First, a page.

When Mama lived with me, after her dementias and congestive heart failure (CHF) had all reached critical mass, I turned the downstairs of my house into our living space.
Mama was so short on oxygen, even on the concentrator, and was so weak physically (except for a couple of heroic and, for her, necessary jaunts upstairs), that she couldn’t make it to an upstairs bedroom to sleep at night.
We used the sleeper couch downstairs – she was always in bed earlier than I was, but until she finally ended up sleeping in the recliner because the CHF was so bad, I always slept beside her each night to be there for her when she got scared or when she needed to get up for whatever reason – and I always kept the bathroom light on downstairs, with the door slightly ajar, so that it wouldn’t be dark when or if Mama woke up.
Even after Mama ended up sleeping in the recliner and I ended up sleeping on the couch, I still kept that bathroom light on with the door slightly ajar.
And when, after Mama was admitted to hospice with heart disease, and we got a hospital bed in the living room and she slept there and I slept in the recliner, I still kept the bathroom light on with the door slightly ajar.
After Mama died, it was four months before I could turn off the downstairs bathroom light and put the door back to a normal position, even though I was upstairs again.
A little thing. But as I wandered through the house in the middle of those insomniac nights that followed Mama’s death, that bathroom light and the slightly ajar door gave me comfort.
I kept the downstairs bathroom intact with Mama’s things until I sold the place. It gave me a sense of comfort to walk in there and see our lives together at the end of Mama’s life.
I kept, and still have, a small wicker three-tier basket that had some of Mama’s stuff. In there is her hair brush and a yellow rat-tail comb (one I replaced because the original was lost, but it had some great significance to her, and her angst over it being gone was too great for me to bear), and some other odds and ends from her time here on this planet.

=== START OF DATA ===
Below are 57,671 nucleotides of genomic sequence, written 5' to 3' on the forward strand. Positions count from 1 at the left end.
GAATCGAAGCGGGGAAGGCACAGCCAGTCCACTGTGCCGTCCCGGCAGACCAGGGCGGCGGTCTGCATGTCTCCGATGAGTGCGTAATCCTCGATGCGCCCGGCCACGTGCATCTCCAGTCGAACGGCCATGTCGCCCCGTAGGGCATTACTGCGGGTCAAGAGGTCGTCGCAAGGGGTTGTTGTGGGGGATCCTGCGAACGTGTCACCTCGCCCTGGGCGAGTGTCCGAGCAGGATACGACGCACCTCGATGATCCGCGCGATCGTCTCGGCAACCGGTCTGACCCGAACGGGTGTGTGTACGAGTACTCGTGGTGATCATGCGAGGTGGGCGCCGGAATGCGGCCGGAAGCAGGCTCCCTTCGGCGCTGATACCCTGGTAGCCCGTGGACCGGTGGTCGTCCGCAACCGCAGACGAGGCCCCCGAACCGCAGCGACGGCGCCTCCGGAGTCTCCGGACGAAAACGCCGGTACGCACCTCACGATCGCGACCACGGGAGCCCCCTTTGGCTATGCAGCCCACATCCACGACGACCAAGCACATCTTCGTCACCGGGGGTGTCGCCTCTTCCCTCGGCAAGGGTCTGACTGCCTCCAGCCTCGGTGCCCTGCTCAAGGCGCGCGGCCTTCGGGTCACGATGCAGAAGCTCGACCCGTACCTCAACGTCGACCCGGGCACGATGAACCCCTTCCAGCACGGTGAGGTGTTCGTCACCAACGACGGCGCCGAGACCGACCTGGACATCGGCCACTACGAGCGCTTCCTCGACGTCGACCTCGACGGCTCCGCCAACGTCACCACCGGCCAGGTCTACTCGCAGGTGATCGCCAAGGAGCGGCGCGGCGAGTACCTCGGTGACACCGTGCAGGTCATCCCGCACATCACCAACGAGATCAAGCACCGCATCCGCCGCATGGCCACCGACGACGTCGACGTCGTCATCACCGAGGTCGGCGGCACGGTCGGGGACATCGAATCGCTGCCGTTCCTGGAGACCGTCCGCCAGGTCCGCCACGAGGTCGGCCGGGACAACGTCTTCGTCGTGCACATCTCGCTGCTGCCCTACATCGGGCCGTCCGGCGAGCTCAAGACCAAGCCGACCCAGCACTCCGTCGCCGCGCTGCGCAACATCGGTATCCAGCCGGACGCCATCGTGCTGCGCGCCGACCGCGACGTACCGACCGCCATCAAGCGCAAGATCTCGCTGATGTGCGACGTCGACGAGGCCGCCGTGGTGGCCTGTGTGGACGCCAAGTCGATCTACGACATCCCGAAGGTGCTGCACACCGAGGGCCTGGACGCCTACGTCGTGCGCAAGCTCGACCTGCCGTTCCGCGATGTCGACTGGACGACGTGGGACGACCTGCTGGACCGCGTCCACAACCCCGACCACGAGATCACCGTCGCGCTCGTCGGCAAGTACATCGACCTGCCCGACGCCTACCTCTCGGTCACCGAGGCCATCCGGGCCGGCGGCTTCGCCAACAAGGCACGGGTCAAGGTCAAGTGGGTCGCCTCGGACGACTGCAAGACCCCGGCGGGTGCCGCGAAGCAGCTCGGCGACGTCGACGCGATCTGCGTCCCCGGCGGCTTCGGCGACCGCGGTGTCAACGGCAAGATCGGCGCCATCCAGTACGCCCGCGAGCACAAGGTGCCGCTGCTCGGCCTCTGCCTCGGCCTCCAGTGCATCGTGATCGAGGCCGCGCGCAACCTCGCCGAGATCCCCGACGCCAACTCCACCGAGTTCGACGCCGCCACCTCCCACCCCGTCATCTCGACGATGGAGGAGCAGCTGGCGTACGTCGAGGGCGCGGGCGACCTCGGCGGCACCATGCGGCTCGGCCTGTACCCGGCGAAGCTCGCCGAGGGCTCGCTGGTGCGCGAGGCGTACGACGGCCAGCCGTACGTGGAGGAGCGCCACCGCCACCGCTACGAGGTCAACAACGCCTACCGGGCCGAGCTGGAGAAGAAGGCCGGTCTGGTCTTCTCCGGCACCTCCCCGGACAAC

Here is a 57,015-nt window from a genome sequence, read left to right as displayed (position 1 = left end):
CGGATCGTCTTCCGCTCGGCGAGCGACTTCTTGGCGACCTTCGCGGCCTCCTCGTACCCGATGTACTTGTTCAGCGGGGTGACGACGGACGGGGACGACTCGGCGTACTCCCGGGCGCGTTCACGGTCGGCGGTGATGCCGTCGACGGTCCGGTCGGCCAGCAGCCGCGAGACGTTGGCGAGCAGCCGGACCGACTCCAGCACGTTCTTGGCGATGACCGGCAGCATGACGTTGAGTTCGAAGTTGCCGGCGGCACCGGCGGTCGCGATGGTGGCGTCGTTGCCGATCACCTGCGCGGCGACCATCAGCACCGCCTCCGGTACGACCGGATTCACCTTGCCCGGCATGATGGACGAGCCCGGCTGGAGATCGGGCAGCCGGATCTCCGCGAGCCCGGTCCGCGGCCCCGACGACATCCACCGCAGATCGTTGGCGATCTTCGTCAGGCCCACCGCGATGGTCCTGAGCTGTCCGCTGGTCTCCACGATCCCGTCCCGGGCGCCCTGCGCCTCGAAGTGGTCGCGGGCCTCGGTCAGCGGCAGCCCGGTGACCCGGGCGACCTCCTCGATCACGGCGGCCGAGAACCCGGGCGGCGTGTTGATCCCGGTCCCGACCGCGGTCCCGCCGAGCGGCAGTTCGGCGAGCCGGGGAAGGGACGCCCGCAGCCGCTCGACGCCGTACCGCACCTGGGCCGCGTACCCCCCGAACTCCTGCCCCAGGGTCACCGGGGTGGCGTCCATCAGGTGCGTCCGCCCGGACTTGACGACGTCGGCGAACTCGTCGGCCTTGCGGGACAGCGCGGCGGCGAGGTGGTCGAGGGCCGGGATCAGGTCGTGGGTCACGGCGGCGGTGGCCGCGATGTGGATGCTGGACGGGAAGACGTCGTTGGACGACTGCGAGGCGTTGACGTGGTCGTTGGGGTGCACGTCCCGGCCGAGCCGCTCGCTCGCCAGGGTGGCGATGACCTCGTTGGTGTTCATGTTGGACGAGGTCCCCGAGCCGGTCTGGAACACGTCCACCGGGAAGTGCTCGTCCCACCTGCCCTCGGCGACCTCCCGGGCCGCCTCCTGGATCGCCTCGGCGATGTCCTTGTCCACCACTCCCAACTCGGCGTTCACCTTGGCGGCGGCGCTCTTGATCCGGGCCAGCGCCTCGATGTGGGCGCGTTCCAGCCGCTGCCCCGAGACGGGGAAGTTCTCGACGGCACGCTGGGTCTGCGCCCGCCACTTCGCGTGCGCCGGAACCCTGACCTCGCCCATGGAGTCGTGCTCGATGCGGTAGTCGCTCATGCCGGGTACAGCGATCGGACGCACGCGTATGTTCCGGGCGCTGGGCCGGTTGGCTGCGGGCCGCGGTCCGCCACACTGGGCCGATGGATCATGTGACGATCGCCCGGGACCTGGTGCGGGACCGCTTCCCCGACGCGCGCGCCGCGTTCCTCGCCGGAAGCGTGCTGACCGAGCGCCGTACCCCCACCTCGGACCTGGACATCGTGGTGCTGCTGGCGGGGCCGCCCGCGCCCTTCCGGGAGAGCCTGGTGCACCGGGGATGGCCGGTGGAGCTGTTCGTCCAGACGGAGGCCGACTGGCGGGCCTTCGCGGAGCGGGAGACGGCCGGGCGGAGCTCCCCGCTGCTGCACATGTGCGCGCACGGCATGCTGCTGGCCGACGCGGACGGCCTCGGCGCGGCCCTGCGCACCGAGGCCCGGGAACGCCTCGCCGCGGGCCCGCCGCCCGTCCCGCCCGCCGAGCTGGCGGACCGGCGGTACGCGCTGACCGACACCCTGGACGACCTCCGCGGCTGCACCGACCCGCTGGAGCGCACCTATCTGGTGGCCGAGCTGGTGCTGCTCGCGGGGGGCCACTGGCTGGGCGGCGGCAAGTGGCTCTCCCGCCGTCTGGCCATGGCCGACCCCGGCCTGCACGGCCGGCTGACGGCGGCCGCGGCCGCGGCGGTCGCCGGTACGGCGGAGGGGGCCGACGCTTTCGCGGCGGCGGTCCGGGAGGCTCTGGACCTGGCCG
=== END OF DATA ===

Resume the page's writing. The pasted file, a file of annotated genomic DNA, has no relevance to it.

Little things. They mean nothing to anyone else but me. But they are a piece of Mama that I still have. Nothing much, but a little.
I dream a lot of Mama and Daddy.
In some of my dreams, Mama and Daddy are there together. But in other dreams, it’s either Daddy or Mama, but not both, but in these dreams of them, I am a child or young adult.
With Daddy, he and I are almost always solving a problem together.
Most of my dreams about Mama are either youthful or protective.
Either Mama is younger, before dementia and CHF, and we are on an adventure together (Mama was always the one who was game and willing to take risks).
Or Mama is frail and weak and it’s my job to take care of her and protect her from the dangers she faces (some are clear and some are not), even if it means I lose my life in the process.
In some dreams, Mama dies even though I’m there protecting her, and the only solace I have is that I was there and she wasn’t alone. In other dreams, I lose my life, but Mama’s okay (and that’s okay with me because it seems like in dreamland that’s how it should be).
Little things, these dreams. After all, the rational side of me knows they are nothing more than the mind processing life and death.
But they matter. They continue to connect me to Mama (and to Daddy) now and forever.
Good or bad, happy or sad, I wouldn’t trade them for the world.
Happy Mother’s Day, Mama. I love you unconditionally. I miss you terribly. But, oh, how I look forward to seeing you healthy, hearing, whole in every way, again soon. Until then, rest well.